Botanical Information

Welcome to this second issue of Botany News!


1. A note from the editor.

2. Plants grown in northern gardens: Cotoneasters.

4. Berries in the heath.

5. Send in more news!

6. The flower box.

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A note from the editor

HAVE A NICE SUMMER! Welcome to Botany News, a botanical newsletter based in Reykjavik, Iceland. I hope you enjoy the content of this newsletter. A special welcome to new subscribers. The world of plants is full of wonders, just imagine tumbling weeds in the desert or miniscule herbs in the Arctic to name a few! Some of you are already signed up and are receiving Botany News via email. Others may have found this newsletter though ezine directories, where electronic newsletters are classified according to topics. Botany News depends on enthusiastic readers, willing to exchange information on plants and events in botany. Please, feel free to send us your questions in relation to any botanical topic!

Plants grown in northern gardens: Cotoneasters

Several species of cotoneasters are grown here in Iceland including Common Cotoneaster (Cotoneaster integerrimus). The Creeping Cotoneaster (Cotoneaster adpressus) which as the name indicates trails along the ground. Shiny cotoneaster (Cotoneaster lucidus) bearing small pink flowers, growing well in our cold climate and on garden soils that often are a good mixture of sand, clay and organic matter. Cotoneasters are low growing flowering shrubs, thriving best in sunny places. The leaves are oblong and entire; both evergreen and deciduous species occur. The flowers are commonly produced in late spring through early summer. The flower are somewhere in the spectrum of white to pink. The fruit is a small berry and bright pink, high red and even pitch black when mature. On some species the fruit stays on until the following year. In the autumn these bushes turn yellow to orange. They are hardy and grow well even if the soils are only average. Cotoneaster is a genus of woody plants in the rose family, Rosaceae, native to temperate Asia, Europe and North Africa and very common in the mountains of south-western China and the Himalayas. The flowers and fruit attract many butterflies, moths and birds. In warmer climates the cotoneasters have a reputation for escaping from cultivation and become roadside weeds. While these species grow best on open grounds, such as coastal areas and roadsides, they are also quite capable of invading well-shaded forests. The majority of cotoneasters are shrubs, while there is a spectrum of life-forms ranging from low-creeping plants to erect shrubs.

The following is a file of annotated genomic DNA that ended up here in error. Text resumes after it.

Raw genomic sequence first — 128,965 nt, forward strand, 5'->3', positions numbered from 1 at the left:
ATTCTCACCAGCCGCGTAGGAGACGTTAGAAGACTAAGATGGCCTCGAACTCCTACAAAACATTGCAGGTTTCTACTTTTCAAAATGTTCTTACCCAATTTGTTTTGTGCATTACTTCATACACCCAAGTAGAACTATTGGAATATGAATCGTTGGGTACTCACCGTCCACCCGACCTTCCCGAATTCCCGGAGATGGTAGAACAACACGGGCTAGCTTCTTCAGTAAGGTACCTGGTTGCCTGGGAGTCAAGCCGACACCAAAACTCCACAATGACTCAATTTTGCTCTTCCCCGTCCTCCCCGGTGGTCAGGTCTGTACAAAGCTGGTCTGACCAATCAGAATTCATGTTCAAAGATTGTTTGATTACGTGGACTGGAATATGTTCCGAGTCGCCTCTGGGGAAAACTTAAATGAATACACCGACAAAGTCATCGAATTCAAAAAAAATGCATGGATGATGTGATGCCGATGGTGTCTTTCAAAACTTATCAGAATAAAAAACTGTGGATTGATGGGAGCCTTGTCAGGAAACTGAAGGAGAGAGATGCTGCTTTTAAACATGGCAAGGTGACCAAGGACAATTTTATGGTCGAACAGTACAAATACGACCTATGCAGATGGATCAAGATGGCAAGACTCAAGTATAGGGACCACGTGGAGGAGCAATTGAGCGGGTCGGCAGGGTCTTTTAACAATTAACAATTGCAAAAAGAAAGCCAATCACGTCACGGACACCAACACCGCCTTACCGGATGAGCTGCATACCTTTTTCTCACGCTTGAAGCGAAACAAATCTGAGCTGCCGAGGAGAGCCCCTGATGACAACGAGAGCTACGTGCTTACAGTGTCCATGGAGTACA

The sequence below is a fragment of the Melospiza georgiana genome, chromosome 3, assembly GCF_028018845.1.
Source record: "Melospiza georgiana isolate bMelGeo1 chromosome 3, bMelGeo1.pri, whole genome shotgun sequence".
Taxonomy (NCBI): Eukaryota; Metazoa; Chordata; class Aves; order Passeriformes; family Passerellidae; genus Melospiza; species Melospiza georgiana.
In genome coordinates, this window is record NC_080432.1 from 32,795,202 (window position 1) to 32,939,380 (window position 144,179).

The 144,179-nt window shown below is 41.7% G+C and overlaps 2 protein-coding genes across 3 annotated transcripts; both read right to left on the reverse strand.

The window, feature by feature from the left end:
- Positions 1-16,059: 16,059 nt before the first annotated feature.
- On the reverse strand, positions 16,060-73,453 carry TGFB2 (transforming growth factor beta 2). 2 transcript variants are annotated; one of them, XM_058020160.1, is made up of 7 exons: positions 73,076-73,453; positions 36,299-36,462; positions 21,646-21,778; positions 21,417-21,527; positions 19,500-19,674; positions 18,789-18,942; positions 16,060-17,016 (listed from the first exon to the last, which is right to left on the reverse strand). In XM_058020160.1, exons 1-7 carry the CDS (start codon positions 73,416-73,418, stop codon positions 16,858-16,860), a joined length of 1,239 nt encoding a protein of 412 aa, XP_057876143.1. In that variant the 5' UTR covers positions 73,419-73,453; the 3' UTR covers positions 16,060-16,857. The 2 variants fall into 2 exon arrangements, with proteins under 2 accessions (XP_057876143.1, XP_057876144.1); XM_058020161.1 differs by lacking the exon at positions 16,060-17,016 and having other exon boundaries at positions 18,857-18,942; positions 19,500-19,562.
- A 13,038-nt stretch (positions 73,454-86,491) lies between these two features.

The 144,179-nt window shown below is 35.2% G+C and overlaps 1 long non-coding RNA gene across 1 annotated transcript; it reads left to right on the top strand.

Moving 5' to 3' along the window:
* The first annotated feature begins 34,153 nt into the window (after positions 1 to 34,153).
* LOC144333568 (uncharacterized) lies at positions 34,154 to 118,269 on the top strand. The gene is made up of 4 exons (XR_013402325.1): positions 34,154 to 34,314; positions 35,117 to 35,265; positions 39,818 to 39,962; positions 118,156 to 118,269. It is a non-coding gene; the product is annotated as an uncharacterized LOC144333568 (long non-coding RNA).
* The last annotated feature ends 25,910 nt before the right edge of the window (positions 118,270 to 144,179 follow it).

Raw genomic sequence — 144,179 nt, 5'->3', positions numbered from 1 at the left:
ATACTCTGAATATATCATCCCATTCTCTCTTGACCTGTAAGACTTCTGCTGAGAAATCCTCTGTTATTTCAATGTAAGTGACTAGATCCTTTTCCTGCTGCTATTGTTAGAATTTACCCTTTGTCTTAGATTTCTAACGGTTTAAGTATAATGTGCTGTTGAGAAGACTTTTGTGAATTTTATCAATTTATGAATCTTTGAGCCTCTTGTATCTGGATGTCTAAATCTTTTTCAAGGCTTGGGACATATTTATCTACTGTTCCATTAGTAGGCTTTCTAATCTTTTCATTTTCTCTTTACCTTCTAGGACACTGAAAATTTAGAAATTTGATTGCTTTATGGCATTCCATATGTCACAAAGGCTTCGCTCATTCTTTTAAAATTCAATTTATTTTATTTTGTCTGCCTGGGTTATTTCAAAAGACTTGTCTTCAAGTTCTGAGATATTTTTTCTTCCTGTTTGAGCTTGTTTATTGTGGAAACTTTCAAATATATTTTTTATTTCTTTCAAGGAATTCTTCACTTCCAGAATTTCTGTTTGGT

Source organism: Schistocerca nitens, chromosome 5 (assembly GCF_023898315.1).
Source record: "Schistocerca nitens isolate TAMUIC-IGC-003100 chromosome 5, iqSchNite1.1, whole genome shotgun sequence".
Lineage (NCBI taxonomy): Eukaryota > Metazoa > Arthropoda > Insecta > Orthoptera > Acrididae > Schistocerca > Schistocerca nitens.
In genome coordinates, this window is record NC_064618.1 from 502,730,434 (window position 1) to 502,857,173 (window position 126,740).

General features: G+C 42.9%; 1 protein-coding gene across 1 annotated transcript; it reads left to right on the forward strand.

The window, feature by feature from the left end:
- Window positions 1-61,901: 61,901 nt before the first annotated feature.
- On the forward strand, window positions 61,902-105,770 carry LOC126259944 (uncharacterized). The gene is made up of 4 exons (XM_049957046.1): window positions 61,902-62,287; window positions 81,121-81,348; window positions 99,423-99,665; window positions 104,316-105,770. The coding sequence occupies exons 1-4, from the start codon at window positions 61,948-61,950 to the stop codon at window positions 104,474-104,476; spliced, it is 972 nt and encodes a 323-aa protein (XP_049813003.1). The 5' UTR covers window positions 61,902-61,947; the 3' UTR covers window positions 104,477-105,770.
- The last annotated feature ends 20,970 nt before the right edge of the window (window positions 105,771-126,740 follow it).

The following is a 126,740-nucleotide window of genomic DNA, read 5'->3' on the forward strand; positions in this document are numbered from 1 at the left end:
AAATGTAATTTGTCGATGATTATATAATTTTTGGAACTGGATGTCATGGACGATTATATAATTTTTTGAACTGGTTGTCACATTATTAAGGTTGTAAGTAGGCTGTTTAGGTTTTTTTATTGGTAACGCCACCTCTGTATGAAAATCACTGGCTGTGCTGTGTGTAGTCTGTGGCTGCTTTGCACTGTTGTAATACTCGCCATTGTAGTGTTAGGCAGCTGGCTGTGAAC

Berries in the heath

Heaths in Iceland typically have many low-growing species of shrubs as well as slightly taller growing willow and sometimes birch or dwarf birch. Commonly the shrub vegetation has scattered patches of sedges, grasses and even mosses. The low growing shrubs include crowberry (Empetrum nigrum), heather (Calluna vulgaris) and Berberry (Arctostapylos uva-ursi) and two species of Vaccinum. The two species of Vaccinum are Bog Blueberry (Vaccinium uliginosum), common all over the country while Billberry (Vaccinium myrtillus) is common in most parts of the country except parts of South Iceland. These species like other low-growing shrubs are long-lived perennials. Both species are low growing often forming large mats on south facing slopes and depressions, where in winter they where protected from exposure by layers of snow. The rather narrow creeping stems of Bog Blueberry are brown with dark green leaves, whereas Billberry commonly has green branches and light green leaves. In the early summer both species are decorated with bell-shaped whitish flowers. If fertilization is successful these develop into tough green and later soft and juicy berries. Used in earlier times in Iceland for blue colouring of clothes as a substitute for indigo. The juicy berries are also an excellent source of vitamin C and minerals. In late summer people from towns and farms in Iceland go berry hunting on all open-access areas, picking the berries into bags and buckets either manually or using a specially designed equipment. If you are in Iceland you can look forward to this treat in late summer. When in Iceland try also the speciality skyr (a skimmed-milk yogurt) topped with berries and pour some cream on top!